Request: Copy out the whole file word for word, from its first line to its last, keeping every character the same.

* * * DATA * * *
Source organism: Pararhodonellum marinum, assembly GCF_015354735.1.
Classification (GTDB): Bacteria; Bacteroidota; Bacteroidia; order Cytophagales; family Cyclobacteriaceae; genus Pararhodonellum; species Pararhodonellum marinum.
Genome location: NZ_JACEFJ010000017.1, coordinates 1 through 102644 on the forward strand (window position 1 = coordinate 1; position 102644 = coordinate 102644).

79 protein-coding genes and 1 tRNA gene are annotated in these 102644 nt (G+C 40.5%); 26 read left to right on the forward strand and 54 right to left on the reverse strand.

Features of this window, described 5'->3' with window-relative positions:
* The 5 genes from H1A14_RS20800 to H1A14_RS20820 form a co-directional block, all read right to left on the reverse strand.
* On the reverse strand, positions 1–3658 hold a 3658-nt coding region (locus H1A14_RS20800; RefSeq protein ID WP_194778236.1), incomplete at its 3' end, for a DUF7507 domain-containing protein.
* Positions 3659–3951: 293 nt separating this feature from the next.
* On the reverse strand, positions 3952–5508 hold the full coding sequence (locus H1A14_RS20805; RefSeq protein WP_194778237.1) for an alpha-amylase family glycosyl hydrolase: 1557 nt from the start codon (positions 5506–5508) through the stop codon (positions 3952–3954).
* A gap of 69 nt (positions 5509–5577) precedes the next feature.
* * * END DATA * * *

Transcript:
Source organism: Pararhodonellum marinum, assembly GCF_015354735.1.
Classification (GTDB): Bacteria; Bacteroidota; Bacteroidia; order Cytophagales; family Cyclobacteriaceae; genus Pararhodonellum; species Pararhodonellum marinum.
Genome location: NZ_JACEFJ010000017.1, coordinates 1 through 102644 on the forward strand (window position 1 = coordinate 1; position 102644 = coordinate 102644).

79 protein-coding genes and 1 tRNA gene are annotated in these 102644 nt (G+C 40.5%); 26 read left to right on the forward strand and 54 right to left on the reverse strand.

Features of this window, described 5'->3' with window-relative positions:
* The 5 genes from H1A14_RS20800 to H1A14_RS20820 form a co-directional block, all read right to left on the reverse strand.
* On the reverse strand, positions 1–3658 hold a 3658-nt coding region (locus H1A14_RS20800; RefSeq protein ID WP_194778236.1), incomplete at its 3' end, for a DUF7507 domain-containing protein.
* Positions 3659–3951: 293 nt separating this feature from the next.
* On the reverse strand, positions 3952–5508 hold the full coding sequence (locus H1A14_RS20805; RefSeq protein WP_194778237.1) for an alpha-amylase family glycosyl hydrolase: 1557 nt from the start codon (positions 5506–5508) through the stop codon (positions 3952–3954).
* A gap of 69 nt (positions 5509–5577) precedes the next feature.